Definition of stall

To intentionally hide one's "speed"; "he's on the stall."
To intentionally play slowly so as to irritate one's opponent. This form of sharking has been eliminated from many tournaments with a shot clock, and from many leagues with time-limit rules.

24 Random Essential Billiards Terms

Chiefly American: The short rail at the head of the table. Traditionally this is the rail on which the table manufacturer's logo appears. Compare bottom rail, baulk rail; contrast foot rail.
Area on the corner of a carom table, which is defined by a line between the second diamond on the side rail and the first diamond on the end rail, where only three successive points are allowed before the object ball must be cleared out of the area.
This describes a shot where you bank the object ball off of a rail and then sink it in a side pocket.
North American Poolshooters Association. Mission: To provide a competitive and fun amateur pool league competition with cash and prizes awarded to the players at the local level.
Inadvertent english placed on the cueball by a failure to hit it dead center on its horizontal axis. It is both a common source of missed shots and commonly overlooked when attempts are made to determine the reason for a miss. In UK parlance this is usually called 'unwanted side'.
In blackball, a situation where the player cannot see any of the balls she/he wants to hit due to obstruction by other balls or the knuckle of a pocket. The player must call "total snooker" to the referee, which allows a dispensation to the player from having to hit a cushion after contacting the object ball, which is otherwise a foul.
The ball meant to be struck and sunk in your called shot.
Any shot where the cue ball is intentionally jumped into the air to clear an obstacle
In snooker, the colour ball that is worth three points, being the second-least valuable colour behind the yellow. It is one of the baulk colours.
Also the hook. In snooker, a type of mechanical bridge that has only recently been endorsed by the WPBSA to allow its use in major tournament play. It is a normal rest with the head in line with the shaft, but the last foot or so of the shaft is curved. This allows players to position the curved end around an obstructing ball that would have otherwise left them hampered on the cue ball and in need of a spider or swan with extensions, which would have less control.
In snooker, where the cue ball is resting in contact with another ball. If this ball is a ball that may legally be hit, then it is allowable to simply hit away from it and it counts as having hit it in the shot. If the ball moves, then a push shot must have occurred, in which case it is a foul.
Literally, a pocket, but generally used in the phrases losing hazard - potting (pocketing the cue ball off another ball - and winning hazard - using the cue ball to pot another ball - the two types of legal shots that pocket balls in games in which the term is used at all, which is very few today. The term principally survives in English billiards, in which both types of shots are point-scoring. Formerly, a large number of different games made use of the two types of hazards as point scorers or losers in various different ways (thus their suggestive names). The term ultimately derives from holes or pockets in the table to be avoided, in very early forms of billiards. While the terms are disused in pocket billiards today, their lingering effect is obvious, as the vast bulk of such games focus on making winning hazards and avoiding losing hazards (a notable exception being Russian pyramid in which both are legal shots).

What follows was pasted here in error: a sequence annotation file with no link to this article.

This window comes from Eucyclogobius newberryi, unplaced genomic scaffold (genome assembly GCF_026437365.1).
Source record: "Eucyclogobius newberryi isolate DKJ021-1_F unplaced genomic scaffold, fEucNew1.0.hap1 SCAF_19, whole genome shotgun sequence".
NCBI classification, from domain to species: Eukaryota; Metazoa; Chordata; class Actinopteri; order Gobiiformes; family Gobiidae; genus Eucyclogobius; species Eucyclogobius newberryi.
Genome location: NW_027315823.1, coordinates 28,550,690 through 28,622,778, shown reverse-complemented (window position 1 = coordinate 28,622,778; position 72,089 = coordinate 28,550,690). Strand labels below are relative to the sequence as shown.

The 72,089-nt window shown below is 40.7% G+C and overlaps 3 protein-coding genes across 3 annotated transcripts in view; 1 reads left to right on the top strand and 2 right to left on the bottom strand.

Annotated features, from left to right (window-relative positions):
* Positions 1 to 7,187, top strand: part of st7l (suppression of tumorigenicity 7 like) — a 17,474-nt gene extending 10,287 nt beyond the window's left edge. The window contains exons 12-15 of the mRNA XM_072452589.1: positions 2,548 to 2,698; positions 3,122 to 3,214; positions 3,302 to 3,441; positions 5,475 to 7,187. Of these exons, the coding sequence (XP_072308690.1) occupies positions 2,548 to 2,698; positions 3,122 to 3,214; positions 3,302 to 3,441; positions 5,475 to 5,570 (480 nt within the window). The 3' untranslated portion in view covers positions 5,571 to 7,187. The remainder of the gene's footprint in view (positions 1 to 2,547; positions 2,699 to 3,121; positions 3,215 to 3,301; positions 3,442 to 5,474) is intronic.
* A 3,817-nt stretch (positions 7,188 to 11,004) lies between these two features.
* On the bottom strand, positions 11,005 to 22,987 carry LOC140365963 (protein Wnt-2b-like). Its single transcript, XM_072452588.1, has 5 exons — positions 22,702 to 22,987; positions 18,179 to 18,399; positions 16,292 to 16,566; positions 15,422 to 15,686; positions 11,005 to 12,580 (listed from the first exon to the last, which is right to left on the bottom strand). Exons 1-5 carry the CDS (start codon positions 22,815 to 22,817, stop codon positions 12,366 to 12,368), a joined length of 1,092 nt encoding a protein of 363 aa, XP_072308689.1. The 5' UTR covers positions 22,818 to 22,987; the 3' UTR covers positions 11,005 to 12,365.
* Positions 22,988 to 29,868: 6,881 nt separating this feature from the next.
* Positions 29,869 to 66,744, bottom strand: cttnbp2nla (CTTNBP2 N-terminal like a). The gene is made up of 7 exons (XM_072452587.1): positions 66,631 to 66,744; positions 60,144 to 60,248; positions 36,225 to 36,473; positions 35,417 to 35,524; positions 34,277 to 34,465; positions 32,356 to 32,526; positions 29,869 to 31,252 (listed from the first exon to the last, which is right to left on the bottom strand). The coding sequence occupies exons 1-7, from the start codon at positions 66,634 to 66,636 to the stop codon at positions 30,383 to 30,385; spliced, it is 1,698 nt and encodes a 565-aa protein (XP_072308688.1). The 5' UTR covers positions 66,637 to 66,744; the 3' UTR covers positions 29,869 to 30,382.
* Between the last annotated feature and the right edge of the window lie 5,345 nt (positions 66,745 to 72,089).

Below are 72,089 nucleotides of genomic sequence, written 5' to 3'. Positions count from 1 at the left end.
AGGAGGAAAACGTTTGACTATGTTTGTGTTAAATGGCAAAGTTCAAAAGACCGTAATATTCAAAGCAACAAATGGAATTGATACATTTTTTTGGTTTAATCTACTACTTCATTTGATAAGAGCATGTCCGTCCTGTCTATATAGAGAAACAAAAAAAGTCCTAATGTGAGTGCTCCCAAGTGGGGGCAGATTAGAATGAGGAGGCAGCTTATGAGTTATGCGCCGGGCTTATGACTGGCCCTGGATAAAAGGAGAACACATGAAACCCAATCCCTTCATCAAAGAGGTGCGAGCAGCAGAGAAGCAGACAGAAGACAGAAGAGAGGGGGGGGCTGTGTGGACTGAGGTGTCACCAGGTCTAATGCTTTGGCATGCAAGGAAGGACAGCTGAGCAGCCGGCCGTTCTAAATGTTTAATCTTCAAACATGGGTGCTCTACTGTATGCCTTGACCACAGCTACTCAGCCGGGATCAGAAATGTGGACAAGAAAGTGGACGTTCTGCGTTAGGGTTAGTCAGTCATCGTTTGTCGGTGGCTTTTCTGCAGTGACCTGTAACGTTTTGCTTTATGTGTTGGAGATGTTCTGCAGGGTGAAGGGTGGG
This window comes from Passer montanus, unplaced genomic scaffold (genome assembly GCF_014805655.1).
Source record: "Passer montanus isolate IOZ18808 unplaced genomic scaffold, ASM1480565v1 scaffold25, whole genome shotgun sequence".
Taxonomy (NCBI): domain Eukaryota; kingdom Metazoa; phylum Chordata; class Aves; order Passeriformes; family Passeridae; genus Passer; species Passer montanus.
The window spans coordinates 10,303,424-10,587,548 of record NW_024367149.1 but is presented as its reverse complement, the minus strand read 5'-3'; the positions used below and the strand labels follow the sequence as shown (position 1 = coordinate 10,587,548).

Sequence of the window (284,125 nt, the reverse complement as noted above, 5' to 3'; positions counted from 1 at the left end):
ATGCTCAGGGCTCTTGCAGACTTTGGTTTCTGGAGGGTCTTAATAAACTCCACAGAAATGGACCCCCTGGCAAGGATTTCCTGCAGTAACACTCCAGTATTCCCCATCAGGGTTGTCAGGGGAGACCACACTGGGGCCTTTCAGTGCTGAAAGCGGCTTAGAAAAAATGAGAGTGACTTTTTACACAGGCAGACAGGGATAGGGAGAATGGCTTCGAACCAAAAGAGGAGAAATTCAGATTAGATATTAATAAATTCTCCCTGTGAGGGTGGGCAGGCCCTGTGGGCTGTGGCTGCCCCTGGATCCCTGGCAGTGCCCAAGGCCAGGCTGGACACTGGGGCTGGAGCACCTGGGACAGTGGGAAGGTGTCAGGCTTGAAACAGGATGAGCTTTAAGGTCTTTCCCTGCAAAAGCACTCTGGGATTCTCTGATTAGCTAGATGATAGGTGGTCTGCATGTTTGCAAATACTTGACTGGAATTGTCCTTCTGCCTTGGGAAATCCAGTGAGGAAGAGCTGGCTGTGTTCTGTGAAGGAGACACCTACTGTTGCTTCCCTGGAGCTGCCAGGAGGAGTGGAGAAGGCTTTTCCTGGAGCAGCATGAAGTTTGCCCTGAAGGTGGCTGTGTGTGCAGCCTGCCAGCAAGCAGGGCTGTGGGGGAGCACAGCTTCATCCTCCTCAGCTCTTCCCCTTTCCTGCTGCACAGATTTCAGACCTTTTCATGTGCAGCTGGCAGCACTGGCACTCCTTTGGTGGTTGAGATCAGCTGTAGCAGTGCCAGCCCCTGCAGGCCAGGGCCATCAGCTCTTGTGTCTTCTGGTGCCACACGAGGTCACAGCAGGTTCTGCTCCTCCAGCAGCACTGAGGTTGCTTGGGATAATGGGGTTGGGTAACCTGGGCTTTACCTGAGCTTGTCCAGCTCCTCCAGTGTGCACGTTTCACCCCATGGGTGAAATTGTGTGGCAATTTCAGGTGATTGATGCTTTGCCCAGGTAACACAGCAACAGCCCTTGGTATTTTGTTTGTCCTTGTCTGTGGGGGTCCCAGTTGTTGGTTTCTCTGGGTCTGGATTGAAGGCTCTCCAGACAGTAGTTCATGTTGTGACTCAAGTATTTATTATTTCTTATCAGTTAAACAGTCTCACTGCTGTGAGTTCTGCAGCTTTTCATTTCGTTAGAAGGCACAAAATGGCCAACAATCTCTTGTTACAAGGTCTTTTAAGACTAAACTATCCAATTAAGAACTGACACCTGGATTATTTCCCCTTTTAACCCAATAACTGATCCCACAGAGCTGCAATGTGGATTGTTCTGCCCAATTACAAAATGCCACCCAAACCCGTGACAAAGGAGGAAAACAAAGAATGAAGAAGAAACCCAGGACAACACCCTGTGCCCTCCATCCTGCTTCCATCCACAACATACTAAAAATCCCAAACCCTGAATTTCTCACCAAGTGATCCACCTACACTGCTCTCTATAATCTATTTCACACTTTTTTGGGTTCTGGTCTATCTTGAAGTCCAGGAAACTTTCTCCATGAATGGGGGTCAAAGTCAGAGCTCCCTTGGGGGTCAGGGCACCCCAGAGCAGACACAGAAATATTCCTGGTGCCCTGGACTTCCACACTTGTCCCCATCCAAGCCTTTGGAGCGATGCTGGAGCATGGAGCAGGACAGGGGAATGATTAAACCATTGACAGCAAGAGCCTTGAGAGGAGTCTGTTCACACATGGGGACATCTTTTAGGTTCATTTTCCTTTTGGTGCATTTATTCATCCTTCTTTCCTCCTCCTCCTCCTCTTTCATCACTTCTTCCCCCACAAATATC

In golf billiards, an area of the table (sometimes marked) that a player will be penalized for entering if their ball does not leave. Derives from the use of the term in the outdoor game of golf.
A natural is an easy shot requiring no side spin. A shot is said to be natural if it does not require adjustments, such as a cut angle, side spin, or unusual force. A natural bank shot, for example, is one in which simply shooting straight into the object ball at medium speed and with no spin will send the object ball directly into the target pocket on the other side of the table.
To create contact with the cue ball or an object ball.
American CueSports Alliance. Their mission statement is "To heighten the interest and awareness of cue sports through the support and sanctioning of organized competition throughout the United States and North America."
This is a slang term created by Freddy Bentivegna to refer to a cluster of balls on your side of the table that do not lend to easy pocketing in a game of one pocket.
In snooker, a phrase used to describe a situation where the player has an easy pot and in general the balls are in a position to go on to make a sizeable break.
Describing a difficult pot: "the awkward cueing makes this shot missable."
When a ball is given as a handicap it often must be called (generally tacit). A wild handicap means the ball can be made in any manner specifically without being called.
In the UK, a long-distance shot played to pot a ball close to a pocket with heavy top spin, so that when the cue ball hits the cushion it bounces off but then stops due to the counteraction of the spin. It is not common in competitive play, being more of an exhibition shot.
This is playing to a higher winning score than eight in the game of one pocket.
A rare and very difficult trick jump shot that turns into a draw shot upon landing. Requires precise application of spin in addition to the precise application of ball pressure to effectuate the jump. Jump draws are fairly often seen in professional trick shot competition.
Same as center spot.
This is the ball that sits in the front, or apex, position in the rack.